« ПретходнаНастави »
UNION AGAINST THE SECTIONALISM OF SLAVERY.
spirit of the Constitution and the sentiments of the Fathers, Freedom, and not Slavery, is national, while Slavery, and not Freedom, is sectional. Though this proposition commends itself at once, and is sustained by the history of the Constitution, yet both the great parties, under the influence of the Slave Power, have reversed the true application of its terms. A National Whig is simply a Slavery Whig, and a National Democrat is simply a Slavery Democrat, in contradistinction to all who regard Slavery as a sectional institution, within the exclusive control of the States, and with which the Nation has nothing to do. In upholding Freedom everywhere under the National Government, we oppose a pernicious sectionalism, which falsely calls itself national. All this will yet be seen and acknowledged.
Amidst the difficulties and defections at the present moment, the Future is clear. Nothing can permanently obstruct Truth. But our duties increase with the occasion; nor will the generous soul. be deterred by the greatness of the peril. Any such will be content to serve Freedom, to support her supporters, and to leave the result to Providence. Better be where Freedom is, though in a small minority or alone, than with Slavery, though surrounded by multitudes, whether Whigs or Democrats, contending merely for office and place. Believe me, dear Sir, ever faithfully yours,
CHARLES SUMNER. Hon. E. L. KEYES.
STRIKE, BUT HEAR”: ATTEMPT TO DISCUSS THE
FUGITIVE SLAVE BILL.
REMARKS IN THE SENATE, ON TAKING UP THE RESOLUTION INSTRUCT
ING THE COMMITTEE ON THE JUDICIARY TO REPORT A BILL FOR IMMEDIATE REPEAL OF THE FUGITIVE SLAVE ACT, JULY 27 AND 28, 1852.
R. PRESIDENT, --I have a resolution which I
desire to offer; and as it is not in order to debate it to-day, I give notice that I shall expect to call it up to-morrow, at an early moment in the morning hour, when I shall throw myself upon the indulgence of the Senate to be heard upon it.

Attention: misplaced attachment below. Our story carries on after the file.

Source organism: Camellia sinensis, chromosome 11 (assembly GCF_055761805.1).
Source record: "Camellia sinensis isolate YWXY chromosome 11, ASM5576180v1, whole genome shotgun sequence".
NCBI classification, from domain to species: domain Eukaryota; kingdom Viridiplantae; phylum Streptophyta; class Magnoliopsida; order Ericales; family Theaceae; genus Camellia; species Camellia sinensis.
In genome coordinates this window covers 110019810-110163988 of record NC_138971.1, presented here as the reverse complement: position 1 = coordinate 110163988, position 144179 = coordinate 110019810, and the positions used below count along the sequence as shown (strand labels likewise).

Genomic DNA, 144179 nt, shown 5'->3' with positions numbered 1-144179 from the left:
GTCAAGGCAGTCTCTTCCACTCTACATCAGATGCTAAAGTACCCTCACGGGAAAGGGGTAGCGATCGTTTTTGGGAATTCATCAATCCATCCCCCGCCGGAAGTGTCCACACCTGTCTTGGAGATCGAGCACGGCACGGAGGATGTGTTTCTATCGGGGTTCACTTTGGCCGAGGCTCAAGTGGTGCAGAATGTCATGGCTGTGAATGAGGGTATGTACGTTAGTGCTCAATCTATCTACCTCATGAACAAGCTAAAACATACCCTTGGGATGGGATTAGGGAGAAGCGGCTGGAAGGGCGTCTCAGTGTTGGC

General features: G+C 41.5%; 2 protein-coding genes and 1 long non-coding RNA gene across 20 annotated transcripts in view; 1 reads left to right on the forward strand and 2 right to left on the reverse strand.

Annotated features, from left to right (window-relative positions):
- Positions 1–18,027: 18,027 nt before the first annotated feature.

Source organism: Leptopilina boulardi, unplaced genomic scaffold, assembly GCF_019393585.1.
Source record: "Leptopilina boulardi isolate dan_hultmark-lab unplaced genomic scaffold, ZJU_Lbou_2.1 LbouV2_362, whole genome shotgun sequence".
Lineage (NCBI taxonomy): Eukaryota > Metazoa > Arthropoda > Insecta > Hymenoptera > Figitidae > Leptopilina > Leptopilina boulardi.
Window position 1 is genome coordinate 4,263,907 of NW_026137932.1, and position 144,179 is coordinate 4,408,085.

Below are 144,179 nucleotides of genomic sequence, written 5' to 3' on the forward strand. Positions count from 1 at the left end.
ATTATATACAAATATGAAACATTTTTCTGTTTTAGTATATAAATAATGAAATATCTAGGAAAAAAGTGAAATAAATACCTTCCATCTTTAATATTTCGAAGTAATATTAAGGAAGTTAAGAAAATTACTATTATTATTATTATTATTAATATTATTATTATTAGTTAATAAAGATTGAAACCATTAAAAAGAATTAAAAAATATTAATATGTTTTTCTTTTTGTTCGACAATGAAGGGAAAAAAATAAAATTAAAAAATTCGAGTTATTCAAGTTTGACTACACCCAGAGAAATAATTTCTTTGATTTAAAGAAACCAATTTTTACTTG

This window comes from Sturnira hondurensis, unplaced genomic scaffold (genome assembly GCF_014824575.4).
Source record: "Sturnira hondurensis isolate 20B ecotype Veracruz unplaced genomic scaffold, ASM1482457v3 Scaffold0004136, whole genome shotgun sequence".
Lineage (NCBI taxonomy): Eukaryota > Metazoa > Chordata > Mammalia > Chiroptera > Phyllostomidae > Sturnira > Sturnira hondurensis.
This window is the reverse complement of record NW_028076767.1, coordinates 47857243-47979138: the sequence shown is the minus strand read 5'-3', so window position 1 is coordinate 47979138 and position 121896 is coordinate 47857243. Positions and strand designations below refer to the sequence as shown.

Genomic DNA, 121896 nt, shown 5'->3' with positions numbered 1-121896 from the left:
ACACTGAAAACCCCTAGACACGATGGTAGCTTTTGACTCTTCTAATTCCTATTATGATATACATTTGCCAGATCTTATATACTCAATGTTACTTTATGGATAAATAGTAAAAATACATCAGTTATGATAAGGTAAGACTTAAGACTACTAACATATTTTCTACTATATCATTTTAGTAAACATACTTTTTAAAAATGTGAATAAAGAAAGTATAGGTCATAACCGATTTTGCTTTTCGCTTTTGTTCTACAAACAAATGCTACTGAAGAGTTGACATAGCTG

The resolution was then read, as follows:
“Resolved, That the Committee on the Judiciary be instructed to consider the expediency of reporting a bill for the immediate repeal of the Act of Congress, approved September 18, 1850, usually known as the Fugitive Slave Act.”
In pursuance of this notice, on the next day, 28th July, during the morning hour, an attempt was made by Mr. Sumner to call it up, that he might present his views on Slavery.
MR. PRESIDENT, — I now ask permission of the Senate to take up the resolution which I offered yesterday. For that purpose, I move that the prior orders be postponed, and upon this motion I desire to say a word. In asking the Senate to take up this resolution for consideration, I say nothing now of its merits, nor of
ATTEMPT TO DISCUSS THE FUGITIVE SLAVE BILL.
the arguments by which it may be maintained; nor do I at this stage anticipate any objection to it on these grounds. All this will properly belong to the discussion of the resolution itself, — the main question, when it is actually before the Senate. The single question now is, not the resolution, but whether I shall be heard upon it.
As a Senator, under the responsibilities of my position, I have deemed it my duty to offer this resolution. I may seem to have postponed this duty to an inconvenient period of the session; but had I attempted it at an earlier day, I might have exposed myself to a charge of a different character. It might then have been said, that, a new-comer and inexperienced in this scene, without deliberation, hastily, rashly, recklessly, I pushed this question before the country. This is not the case